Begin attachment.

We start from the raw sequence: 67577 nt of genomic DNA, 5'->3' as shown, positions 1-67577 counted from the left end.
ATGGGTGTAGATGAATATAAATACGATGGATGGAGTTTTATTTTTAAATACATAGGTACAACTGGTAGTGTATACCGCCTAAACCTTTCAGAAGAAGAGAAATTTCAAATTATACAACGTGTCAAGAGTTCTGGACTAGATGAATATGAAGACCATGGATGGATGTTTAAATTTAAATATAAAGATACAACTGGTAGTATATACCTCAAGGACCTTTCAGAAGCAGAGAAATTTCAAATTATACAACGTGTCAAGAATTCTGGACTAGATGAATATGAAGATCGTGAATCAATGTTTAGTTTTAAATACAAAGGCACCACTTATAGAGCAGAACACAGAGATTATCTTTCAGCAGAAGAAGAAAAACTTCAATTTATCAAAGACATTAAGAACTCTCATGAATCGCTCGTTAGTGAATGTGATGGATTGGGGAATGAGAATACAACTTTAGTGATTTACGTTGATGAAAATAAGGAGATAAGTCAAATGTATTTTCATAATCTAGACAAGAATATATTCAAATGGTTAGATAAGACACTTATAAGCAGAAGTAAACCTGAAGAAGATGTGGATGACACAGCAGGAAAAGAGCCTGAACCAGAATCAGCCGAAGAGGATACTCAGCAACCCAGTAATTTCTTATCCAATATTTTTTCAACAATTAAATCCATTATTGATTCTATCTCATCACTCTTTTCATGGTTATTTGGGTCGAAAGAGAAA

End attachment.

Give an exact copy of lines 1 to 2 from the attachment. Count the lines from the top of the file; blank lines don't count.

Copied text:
We start from the raw sequence: 67577 nt of genomic DNA, 5'->3' as shown, positions 1-67577 counted from the left end.
ATGGGTGTAGATGAATATAAATACGATGGATGGAGTTTTATTTTTAAATACATAGGTACAACTGGTAGTGTATACCGCCTAAACCTTTCAGAAGAAGAGAAATTTCAAATTATACAACGTGTCAAGAGTTCTGGACTAGATGAATATGAAGACCATGGATGGATGTTTAAATTTAAATATAAAGATACAACTGGTAGTATATACCTCAAGGACCTTTCAGAAGCAGAGAAATTTCAAATTATACAACGTGTCAAGAATTCTGGACTAGATGAATATGAAGATCGTGAATCAATGTTTAGTTTTAAATACAAAGGCACCACTTATAGAGCAGAACACAGAGATTATCTTTCAGCAGAAGAAGAAAAACTTCAATTTATCAAAGACATTAAGAACTCTCATGAATCGCTCGTTAGTGAATGTGATGGATTGGGGAATGAGAATACAACTTTAGTGATTTACGTTGATGAAAATAAGGAGATAAGTCAAATGTATTTTCATAATCTAGACAAGAATATATTCAAATGGTTAGATAAGACACTTATAAGCAGAAGTAAACCTGAAGAAGATGTGGATGACACAGCAGGAAAAGAGCCTGAACCAGAATCAGCCGAAGAGGATACTCAGCAACCCAGTAATTTCTTATCCAATATTTTTTCAACAATTAAATCCATTATTGATTCTATCTCATCACTCTTTTCATGGTTATTTGGGTCGAAAGAGAAA